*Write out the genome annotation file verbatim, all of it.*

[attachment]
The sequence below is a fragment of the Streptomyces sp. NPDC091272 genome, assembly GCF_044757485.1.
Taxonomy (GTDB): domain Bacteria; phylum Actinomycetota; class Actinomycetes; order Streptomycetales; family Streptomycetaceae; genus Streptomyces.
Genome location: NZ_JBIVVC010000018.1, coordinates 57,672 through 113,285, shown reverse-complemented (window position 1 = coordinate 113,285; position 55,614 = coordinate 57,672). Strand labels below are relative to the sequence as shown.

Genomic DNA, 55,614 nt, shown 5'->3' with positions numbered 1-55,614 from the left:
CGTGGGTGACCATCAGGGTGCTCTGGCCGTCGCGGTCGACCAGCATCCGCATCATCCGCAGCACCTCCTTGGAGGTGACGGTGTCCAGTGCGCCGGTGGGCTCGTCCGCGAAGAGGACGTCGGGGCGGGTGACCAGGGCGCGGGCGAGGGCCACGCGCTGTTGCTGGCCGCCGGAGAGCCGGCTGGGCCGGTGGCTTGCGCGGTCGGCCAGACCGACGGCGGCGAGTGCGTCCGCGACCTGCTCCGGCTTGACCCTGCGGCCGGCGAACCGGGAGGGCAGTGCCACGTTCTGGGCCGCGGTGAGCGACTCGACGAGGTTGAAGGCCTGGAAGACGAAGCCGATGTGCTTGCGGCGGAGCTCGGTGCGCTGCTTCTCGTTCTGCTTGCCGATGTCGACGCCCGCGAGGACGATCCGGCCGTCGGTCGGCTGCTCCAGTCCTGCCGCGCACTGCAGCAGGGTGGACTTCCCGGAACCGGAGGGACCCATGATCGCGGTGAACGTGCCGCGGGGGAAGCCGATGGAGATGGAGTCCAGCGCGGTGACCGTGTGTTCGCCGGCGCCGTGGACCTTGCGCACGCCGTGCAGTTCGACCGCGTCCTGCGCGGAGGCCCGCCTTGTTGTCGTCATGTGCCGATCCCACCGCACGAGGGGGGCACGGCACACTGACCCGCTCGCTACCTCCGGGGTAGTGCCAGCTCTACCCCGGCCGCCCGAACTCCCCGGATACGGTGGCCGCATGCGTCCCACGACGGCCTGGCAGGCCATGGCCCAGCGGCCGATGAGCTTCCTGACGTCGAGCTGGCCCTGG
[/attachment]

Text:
The sequence below is a fragment of the Streptomyces sp. NPDC091272 genome, assembly GCF_044757485.1.
Taxonomy (GTDB): domain Bacteria; phylum Actinomycetota; class Actinomycetes; order Streptomycetales; family Streptomycetaceae; genus Streptomyces.
Genome location: NZ_JBIVVC010000018.1, coordinates 57,672 through 113,285, shown reverse-complemented (window position 1 = coordinate 113,285; position 55,614 = coordinate 57,672). Strand labels below are relative to the sequence as shown.

Genomic DNA, 55,614 nt, shown 5'->3' with positions numbered 1-55,614 from the left:
CGTGGGTGACCATCAGGGTGCTCTGGCCGTCGCGGTCGACCAGCATCCGCATCATCCGCAGCACCTCCTTGGAGGTGACGGTGTCCAGTGCGCCGGTGGGCTCGTCCGCGAAGAGGACGTCGGGGCGGGTGACCAGGGCGCGGGCGAGGGCCACGCGCTGTTGCTGGCCGCCGGAGAGCCGGCTGGGCCGGTGGCTTGCGCGGTCGGCCAGACCGACGGCGGCGAGTGCGTCCGCGACCTGCTCCGGCTTGACCCTGCGGCCGGCGAACCGGGAGGGCAGTGCCACGTTCTGGGCCGCGGTGAGCGACTCGACGAGGTTGAAGGCCTGGAAGACGAAGCCGATGTGCTTGCGGCGGAGCTCGGTGCGCTGCTTCTCGTTCTGCTTGCCGATGTCGACGCCCGCGAGGACGATCCGGCCGTCGGTCGGCTGCTCCAGTCCTGCCGCGCACTGCAGCAGGGTGGACTTCCCGGAACCGGAGGGACCCATGATCGCGGTGAACGTGCCGCGGGGGAAGCCGATGGAGATGGAGTCCAGCGCGGTGACCGTGTGTTCGCCGGCGCCGTGGACCTTGCGCACGCCGTGCAGTTCGACCGCGTCCTGCGCGGAGGCCCGCCTTGTTGTCGTCATGTGCCGATCCCACCGCACGAGGGGGGCACGGCACACTGACCCGCTCGCTACCTCCGGGGTAGTGCCAGCTCTACCCCGGCCGCCCGAACTCCCCGGATACGGTGGCCGCATGCGTCCCACGACGGCCTGGCAGGCCATGGCCCAGCGGCCGATGAGCTTCCTGACGTCGAGCTGGCCCTGG